As for what Dr. Healy currently sees God doing within the Renewal, she focuses on three areas: a new impetus for unity within the Body of Christ, divine healing, and a great awakening to our identity and authority in Christ.

“I really believe that building bridges needs to be initiated by Catholics. We need to take the initiative and be humble enough to learn from our brothers and sisters. To the degree we do that, our Protestant brothers and sisters will be willing to learn from us.”  She says that when followers of Christ gather as one, there is a unique anointing that comes, a special power from on high. “When we repent of the ways we look down on one another, it so pleases the Lord,” noting that “that which unites us is greater than that which divides us.”

Dr. Healy has a passion to see all members of the Body equipped as “ordinary healers,” a call that first arrested her on a mission to Brazil with renowned evangelist and Global Awakening founder Randy Clark. She regularly teaches on the connection between evangelism and signs and wonders, helping every Catholic realize that the power of the Holy Spirit who lives inside them is not limited to a select few.

While Dr. Healy sees the Lord awakening baptized believers to their glorious identity and authority in Christ, she also observes that many in the Catholic church are currently operating at a lower level than was shown in the New Testament. She states, “We need a renewal of the mind for what God desires. That’s what I try to do in my ministry.”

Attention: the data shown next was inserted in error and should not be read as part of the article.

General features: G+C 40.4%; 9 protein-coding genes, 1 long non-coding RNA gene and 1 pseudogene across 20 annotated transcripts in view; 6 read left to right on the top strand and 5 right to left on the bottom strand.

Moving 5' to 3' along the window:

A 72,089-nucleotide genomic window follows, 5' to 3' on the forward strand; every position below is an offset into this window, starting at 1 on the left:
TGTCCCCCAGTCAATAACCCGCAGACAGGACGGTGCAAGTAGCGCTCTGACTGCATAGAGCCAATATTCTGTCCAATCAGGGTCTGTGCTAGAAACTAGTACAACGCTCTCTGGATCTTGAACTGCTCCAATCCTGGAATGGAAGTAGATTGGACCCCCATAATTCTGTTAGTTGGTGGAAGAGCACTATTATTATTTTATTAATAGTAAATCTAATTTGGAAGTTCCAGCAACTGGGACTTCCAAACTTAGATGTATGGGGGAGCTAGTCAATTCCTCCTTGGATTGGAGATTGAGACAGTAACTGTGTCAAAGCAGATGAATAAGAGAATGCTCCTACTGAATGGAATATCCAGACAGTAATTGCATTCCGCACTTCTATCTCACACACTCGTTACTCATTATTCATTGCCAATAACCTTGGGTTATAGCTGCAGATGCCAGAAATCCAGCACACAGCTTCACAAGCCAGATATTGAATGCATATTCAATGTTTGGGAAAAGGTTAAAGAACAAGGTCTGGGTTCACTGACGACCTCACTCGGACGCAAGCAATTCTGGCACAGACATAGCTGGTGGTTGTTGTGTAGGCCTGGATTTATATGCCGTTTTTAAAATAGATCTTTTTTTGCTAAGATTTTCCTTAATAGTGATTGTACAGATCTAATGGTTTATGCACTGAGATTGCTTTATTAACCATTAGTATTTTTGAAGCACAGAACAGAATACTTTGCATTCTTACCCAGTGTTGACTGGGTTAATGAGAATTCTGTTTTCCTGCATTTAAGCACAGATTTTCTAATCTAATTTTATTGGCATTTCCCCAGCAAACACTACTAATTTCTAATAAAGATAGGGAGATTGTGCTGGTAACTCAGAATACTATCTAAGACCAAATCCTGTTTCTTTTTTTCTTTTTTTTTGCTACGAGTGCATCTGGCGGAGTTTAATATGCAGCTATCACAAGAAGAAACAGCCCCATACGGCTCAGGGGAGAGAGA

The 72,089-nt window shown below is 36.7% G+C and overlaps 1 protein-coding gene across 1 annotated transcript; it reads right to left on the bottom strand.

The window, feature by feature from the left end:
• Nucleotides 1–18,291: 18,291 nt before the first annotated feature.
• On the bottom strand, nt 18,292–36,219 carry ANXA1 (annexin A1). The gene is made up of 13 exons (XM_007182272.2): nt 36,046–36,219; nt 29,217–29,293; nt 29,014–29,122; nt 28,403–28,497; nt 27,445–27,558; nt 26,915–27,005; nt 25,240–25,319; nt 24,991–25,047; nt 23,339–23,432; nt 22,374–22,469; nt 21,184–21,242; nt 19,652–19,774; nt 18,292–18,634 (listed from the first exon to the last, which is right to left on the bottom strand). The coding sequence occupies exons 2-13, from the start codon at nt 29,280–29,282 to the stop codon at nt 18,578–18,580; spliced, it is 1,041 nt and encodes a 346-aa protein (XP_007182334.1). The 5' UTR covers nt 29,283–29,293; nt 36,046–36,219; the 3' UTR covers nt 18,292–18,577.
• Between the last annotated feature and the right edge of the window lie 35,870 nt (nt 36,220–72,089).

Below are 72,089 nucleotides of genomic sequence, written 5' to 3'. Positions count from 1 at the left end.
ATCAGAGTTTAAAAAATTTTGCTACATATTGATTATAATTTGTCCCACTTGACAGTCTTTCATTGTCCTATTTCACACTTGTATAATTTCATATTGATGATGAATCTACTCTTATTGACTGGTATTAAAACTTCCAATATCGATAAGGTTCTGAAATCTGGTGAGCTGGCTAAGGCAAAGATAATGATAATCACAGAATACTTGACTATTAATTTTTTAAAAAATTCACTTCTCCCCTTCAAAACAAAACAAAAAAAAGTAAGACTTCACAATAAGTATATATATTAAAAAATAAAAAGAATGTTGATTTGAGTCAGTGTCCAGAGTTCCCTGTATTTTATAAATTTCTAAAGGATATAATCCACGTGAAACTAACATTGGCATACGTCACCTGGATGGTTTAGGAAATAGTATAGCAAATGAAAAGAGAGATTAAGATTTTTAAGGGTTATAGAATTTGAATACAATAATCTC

As the National Service Committee of the Catholic Charismatic Renewal enters a “new season” of commissioning (inspired by the Vatican’s formation of CHARIS), Ron Riggins, chairman of the NSC, projects a deepened vision and mission to: Bring the baptism in the Holy Spirit to the Church; Build unity in the body of Christ; and Serve the poor, both corporally and spiritually.

Riggins states, “The Holy Spirit did not come down upon the Apostles simply so that they could rejoice in having received this current of grace. ... But the Holy Spirit equipped the Apostles to become missionary disciples equipped with charisms to evangelize with the Good News and fulfill the Great Commission.”

Though distinct theological differences separate Catholics from protestants and evangelicals, there is most assuredly a strong common denominator: the same Holy Spirit. May we see each other through the same lenses of love, forgiveness, gifts, mission, power, and grace that we ourselves have been offered. And may we, together, do good, glorifying Jesus as we go through brotherly love and the power of the Holy Spirit.

If you would like more information about the Catholic Charismatic Renewal or to find a Renewal Center or prayer group in your area, please visit or email

Stacey March lives in Culpeper, Virginia, with her husband and three children. She holds a Master of Human Services Counseling & Executive Leadership from Liberty University and a Master of Music from Stephen F. Austin State University in Nacogdoches, Texas. Connect with Stacey on Facebook and Instagram @stacey_march3